In a cone beam CT system, to achieve optimal performance and efficiency of the detector, an optimal spiral pitch L is selected based on the detector height H. Since the pitch is determined by the table translation speed, the fixed pitch means that the table translation speed is fixed for the cone beam CT system. Thus, an optimum spiral pitch is determined by the detector height H and therefore is not adjustable.
In some circumstances, however, it is desirable to increase the photon counts on the detector to enhance the S/N for the reconstructed image. Photon counts are increased by, e.g., maintaining the scan time, and decreasing the table translation speed, which in turn reduces the spiral pitch. If the pitch is smaller, since the detector size is fixed, only a center portion of the detected cone beam image contributes to image reconstruction, and the data at the top and bottom edges of the detector amount to unnecessary exposure. In other words, when the pitch of the spiral scan is reduced from the optimal pitch based on the detector geometry, the photon efficiency of the system is compromised.
Accordingly, a system and method that would provide efficient and accurate reconstruction of an image by reducing the pitch and thereby increasing the x-ray exposure to obtain higher signal-to-noise, while using the same detector, is highly desirable.
The present invention is directed to a method for 3D image reconstruction in a spiral scan cone beam computed tomography (CT) imaging system that allows the pitch of spiral scan projection to be reduced, thereby increasing the x-ray dosage to obtain a higher S/N (signal-to-noise) ratio, while achieving efficient use of the same detector. In addition, an image reconstruction protocol according to the present invention computes a correction factor for integration planes that intersect a 1/n (n=3, 5, 7, 9, etc) reduced-pitch spiral path (which surrounds a ROI) at a number of points M, where M<n (n=1, 3, 5, 7, 9, etc.), in a 1/n reduced pitch spiral scan. Despite the reduced pitch, these M<n integration planes do not provide increased flux despite (in contrast to integration planes that intersect the object and scan path in n or greater locations). Consequently, by calculating the contribution of the projected image data from the M<n planes, and adding an appropriately computed correction factor, uniform image enhancement (e.g., higher S/N ratio) can be achieved across all integration planes by virtue of the reduced pitch and correction factor.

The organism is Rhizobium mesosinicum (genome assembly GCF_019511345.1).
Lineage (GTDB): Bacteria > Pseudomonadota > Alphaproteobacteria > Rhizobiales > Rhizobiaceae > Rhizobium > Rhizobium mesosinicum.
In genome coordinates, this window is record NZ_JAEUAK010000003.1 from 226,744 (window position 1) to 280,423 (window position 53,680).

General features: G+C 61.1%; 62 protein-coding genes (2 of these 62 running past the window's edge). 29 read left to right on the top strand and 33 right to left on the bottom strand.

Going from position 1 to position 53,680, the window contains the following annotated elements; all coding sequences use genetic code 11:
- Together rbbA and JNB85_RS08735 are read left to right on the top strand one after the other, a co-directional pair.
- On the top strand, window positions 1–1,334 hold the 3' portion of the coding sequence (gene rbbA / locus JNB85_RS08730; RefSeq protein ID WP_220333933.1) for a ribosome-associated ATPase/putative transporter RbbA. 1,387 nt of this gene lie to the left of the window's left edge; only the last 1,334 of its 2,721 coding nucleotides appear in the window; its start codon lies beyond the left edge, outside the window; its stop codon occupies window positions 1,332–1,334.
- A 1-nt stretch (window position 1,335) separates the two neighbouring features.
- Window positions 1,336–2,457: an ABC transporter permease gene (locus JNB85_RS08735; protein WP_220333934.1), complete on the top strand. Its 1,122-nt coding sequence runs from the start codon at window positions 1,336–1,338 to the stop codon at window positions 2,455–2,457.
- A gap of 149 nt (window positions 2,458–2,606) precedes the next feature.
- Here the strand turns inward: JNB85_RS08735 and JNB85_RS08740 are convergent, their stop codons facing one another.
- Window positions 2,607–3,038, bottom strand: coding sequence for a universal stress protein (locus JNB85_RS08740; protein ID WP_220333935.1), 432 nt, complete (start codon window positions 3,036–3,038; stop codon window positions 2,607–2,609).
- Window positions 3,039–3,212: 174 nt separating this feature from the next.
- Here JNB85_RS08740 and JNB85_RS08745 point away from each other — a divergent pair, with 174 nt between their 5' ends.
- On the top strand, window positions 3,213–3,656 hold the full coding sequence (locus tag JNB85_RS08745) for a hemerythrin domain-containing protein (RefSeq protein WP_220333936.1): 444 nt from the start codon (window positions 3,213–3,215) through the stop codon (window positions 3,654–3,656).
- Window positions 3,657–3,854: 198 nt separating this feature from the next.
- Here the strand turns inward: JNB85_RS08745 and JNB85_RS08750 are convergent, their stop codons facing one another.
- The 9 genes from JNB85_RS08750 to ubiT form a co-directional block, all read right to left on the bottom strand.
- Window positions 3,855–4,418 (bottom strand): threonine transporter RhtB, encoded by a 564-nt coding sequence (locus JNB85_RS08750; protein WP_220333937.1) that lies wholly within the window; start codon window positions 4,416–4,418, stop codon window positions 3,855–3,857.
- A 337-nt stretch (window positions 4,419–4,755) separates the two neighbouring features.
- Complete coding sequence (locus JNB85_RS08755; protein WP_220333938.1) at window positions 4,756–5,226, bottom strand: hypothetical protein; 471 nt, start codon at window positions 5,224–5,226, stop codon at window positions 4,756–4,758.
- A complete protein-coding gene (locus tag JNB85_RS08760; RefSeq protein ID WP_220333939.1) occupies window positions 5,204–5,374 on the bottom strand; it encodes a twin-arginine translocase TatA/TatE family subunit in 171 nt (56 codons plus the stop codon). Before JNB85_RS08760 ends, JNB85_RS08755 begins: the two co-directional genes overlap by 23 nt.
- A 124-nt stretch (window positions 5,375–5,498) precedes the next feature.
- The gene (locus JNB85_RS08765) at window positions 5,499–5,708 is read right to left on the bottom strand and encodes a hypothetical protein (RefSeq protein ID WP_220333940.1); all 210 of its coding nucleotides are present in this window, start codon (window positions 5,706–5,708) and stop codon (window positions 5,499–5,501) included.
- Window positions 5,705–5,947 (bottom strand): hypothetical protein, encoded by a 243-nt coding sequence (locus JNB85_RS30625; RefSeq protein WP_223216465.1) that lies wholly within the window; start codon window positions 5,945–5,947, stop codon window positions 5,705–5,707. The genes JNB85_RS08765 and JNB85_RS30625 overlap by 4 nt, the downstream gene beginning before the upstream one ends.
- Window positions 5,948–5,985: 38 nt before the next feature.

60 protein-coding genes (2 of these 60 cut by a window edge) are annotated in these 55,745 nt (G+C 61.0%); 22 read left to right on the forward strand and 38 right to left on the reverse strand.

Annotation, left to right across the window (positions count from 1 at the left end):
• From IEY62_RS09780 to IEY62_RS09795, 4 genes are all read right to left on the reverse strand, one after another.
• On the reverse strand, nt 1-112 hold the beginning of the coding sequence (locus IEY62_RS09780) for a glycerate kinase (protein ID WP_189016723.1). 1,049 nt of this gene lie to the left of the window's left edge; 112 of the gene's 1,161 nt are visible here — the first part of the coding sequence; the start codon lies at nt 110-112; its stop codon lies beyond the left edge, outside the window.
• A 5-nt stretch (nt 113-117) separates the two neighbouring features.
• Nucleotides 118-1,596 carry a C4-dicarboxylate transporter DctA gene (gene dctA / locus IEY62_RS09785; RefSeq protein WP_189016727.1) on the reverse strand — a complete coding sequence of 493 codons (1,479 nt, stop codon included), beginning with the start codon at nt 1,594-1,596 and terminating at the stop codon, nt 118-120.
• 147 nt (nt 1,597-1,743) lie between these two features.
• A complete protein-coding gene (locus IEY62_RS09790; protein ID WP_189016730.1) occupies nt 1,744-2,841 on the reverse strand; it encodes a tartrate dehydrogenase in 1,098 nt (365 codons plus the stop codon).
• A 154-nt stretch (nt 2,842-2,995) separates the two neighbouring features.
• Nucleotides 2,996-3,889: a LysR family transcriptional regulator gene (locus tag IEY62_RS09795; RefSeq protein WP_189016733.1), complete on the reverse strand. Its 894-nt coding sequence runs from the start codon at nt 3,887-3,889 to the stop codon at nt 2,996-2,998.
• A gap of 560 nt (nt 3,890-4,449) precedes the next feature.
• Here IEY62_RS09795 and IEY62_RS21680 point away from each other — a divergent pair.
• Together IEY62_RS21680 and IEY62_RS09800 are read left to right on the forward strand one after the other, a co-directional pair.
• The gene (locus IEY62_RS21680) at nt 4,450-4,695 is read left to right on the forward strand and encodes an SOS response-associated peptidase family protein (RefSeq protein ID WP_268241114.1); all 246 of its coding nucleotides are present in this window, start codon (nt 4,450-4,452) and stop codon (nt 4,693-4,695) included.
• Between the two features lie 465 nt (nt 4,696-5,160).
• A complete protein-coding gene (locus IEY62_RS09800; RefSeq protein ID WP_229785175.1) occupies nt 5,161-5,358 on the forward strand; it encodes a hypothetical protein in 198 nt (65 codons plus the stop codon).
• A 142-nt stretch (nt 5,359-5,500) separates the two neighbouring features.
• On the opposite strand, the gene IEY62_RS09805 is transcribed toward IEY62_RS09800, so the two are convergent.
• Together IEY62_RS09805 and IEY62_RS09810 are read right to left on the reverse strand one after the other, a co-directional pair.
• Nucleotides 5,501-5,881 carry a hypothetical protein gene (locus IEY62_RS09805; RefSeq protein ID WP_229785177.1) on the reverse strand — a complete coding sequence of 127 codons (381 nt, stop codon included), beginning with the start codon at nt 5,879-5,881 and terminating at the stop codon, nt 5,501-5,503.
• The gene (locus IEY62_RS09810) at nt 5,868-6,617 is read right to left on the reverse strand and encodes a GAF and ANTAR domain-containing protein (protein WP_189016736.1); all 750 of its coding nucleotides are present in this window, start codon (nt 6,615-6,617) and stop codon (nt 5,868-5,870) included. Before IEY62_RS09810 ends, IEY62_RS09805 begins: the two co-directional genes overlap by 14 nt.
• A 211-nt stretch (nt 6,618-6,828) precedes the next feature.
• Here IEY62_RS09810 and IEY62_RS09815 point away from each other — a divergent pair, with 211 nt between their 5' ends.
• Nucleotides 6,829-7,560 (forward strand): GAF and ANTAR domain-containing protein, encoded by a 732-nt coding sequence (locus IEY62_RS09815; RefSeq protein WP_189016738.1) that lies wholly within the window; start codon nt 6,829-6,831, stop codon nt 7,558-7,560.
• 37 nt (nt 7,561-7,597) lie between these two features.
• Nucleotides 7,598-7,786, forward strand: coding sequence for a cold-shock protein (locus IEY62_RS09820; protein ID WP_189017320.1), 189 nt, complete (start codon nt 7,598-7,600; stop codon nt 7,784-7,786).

In one aspect of the present invention, a method for image reconstruction in a spiral scan imaging system comprises the steps of:
acquiring cone beam projection data for a 1/n reduced-pitch spiral scan of a ROI (region of interest) of an object, wherein the step of acquiring comprises applying radiation from a cone beam source towards the object from a plurality of source positions along the reduced-pitch spiral scan path that encircles the ROI, and acquiring a set of cone beam projection data on an area detector, the set of cone beam data corresponding to a respective portion of the ROI at each of said source positions;
identifying a set of integration planes that intersect the ROI and that intersect the reduced-pitch spiral scan path at M<n locations;
computing a contribution of cone beam image data for the identified set of integration planes;